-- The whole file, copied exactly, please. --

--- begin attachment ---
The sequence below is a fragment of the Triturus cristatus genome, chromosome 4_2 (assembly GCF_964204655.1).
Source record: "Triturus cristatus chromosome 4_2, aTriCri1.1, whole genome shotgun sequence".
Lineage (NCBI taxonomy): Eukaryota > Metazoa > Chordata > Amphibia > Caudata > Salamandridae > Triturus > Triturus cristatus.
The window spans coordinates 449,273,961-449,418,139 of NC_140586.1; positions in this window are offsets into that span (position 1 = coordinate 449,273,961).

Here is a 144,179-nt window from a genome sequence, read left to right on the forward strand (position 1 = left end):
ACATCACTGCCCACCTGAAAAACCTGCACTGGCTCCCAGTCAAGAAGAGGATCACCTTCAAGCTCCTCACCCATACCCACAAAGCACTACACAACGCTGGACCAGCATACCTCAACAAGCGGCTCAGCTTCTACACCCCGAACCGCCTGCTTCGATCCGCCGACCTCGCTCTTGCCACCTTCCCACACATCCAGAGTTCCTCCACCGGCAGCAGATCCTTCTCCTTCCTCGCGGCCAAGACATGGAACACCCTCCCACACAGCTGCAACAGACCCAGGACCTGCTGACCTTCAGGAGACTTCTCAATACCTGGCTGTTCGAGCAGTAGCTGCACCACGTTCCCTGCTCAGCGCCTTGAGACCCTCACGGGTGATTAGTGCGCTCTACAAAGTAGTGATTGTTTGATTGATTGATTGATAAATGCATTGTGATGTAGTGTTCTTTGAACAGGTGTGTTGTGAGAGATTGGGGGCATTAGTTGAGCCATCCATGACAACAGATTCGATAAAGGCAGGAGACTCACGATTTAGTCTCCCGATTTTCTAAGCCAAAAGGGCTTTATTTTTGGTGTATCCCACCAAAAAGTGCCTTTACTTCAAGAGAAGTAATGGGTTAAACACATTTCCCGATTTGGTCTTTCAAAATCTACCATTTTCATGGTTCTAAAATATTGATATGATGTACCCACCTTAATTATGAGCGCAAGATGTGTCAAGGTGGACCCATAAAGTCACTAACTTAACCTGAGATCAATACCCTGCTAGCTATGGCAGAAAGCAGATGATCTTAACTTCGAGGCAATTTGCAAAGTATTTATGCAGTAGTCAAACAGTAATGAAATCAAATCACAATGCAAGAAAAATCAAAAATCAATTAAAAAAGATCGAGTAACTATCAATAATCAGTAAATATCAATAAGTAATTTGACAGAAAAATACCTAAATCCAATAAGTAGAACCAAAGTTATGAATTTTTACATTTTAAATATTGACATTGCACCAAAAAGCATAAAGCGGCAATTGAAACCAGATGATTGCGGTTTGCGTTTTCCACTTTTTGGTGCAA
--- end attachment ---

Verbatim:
The sequence below is a fragment of the Triturus cristatus genome, chromosome 4_2 (assembly GCF_964204655.1).
Source record: "Triturus cristatus chromosome 4_2, aTriCri1.1, whole genome shotgun sequence".
Lineage (NCBI taxonomy): Eukaryota > Metazoa > Chordata > Amphibia > Caudata > Salamandridae > Triturus > Triturus cristatus.
The window spans coordinates 449,273,961-449,418,139 of NC_140586.1; positions in this window are offsets into that span (position 1 = coordinate 449,273,961).

Here is a 144,179-nt window from a genome sequence, read left to right on the forward strand (position 1 = left end):
ACATCACTGCCCACCTGAAAAACCTGCACTGGCTCCCAGTCAAGAAGAGGATCACCTTCAAGCTCCTCACCCATACCCACAAAGCACTACACAACGCTGGACCAGCATACCTCAACAAGCGGCTCAGCTTCTACACCCCGAACCGCCTGCTTCGATCCGCCGACCTCGCTCTTGCCACCTTCCCACACATCCAGAGTTCCTCCACCGGCAGCAGATCCTTCTCCTTCCTCGCGGCCAAGACATGGAACACCCTCCCACACAGCTGCAACAGACCCAGGACCTGCTGACCTTCAGGAGACTTCTCAATACCTGGCTGTTCGAGCAGTAGCTGCACCACGTTCCCTGCTCAGCGCCTTGAGACCCTCACGGGTGATTAGTGCGCTCTACAAAGTAGTGATTGTTTGATTGATTGATTGATAAATGCATTGTGATGTAGTGTTCTTTGAACAGGTGTGTTGTGAGAGATTGGGGGCATTAGTTGAGCCATCCATGACAACAGATTCGATAAAGGCAGGAGACTCACGATTTAGTCTCCCGATTTTCTAAGCCAAAAGGGCTTTATTTTTGGTGTATCCCACCAAAAAGTGCCTTTACTTCAAGAGAAGTAATGGGTTAAACACATTTCCCGATTTGGTCTTTCAAAATCTACCATTTTCATGGTTCTAAAATATTGATATGATGTACCCACCTTAATTATGAGCGCAAGATGTGTCAAGGTGGACCCATAAAGTCACTAACTTAACCTGAGATCAATACCCTGCTAGCTATGGCAGAAAGCAGATGATCTTAACTTCGAGGCAATTTGCAAAGTATTTATGCAGTAGTCAAACAGTAATGAAATCAAATCACAATGCAAGAAAAATCAAAAATCAATTAAAAAAGATCGAGTAACTATCAATAATCAGTAAATATCAATAAGTAATTTGACAGAAAAATACCTAAATCCAATAAGTAGAACCAAAGTTATGAATTTTTACATTTTAAATATTGACATTGCACCAAAAAGCATAAAGCGGCAATTGAAACCAGATGATTGCGGTTTGCGTTTTCCACTTTTTGGTGCAA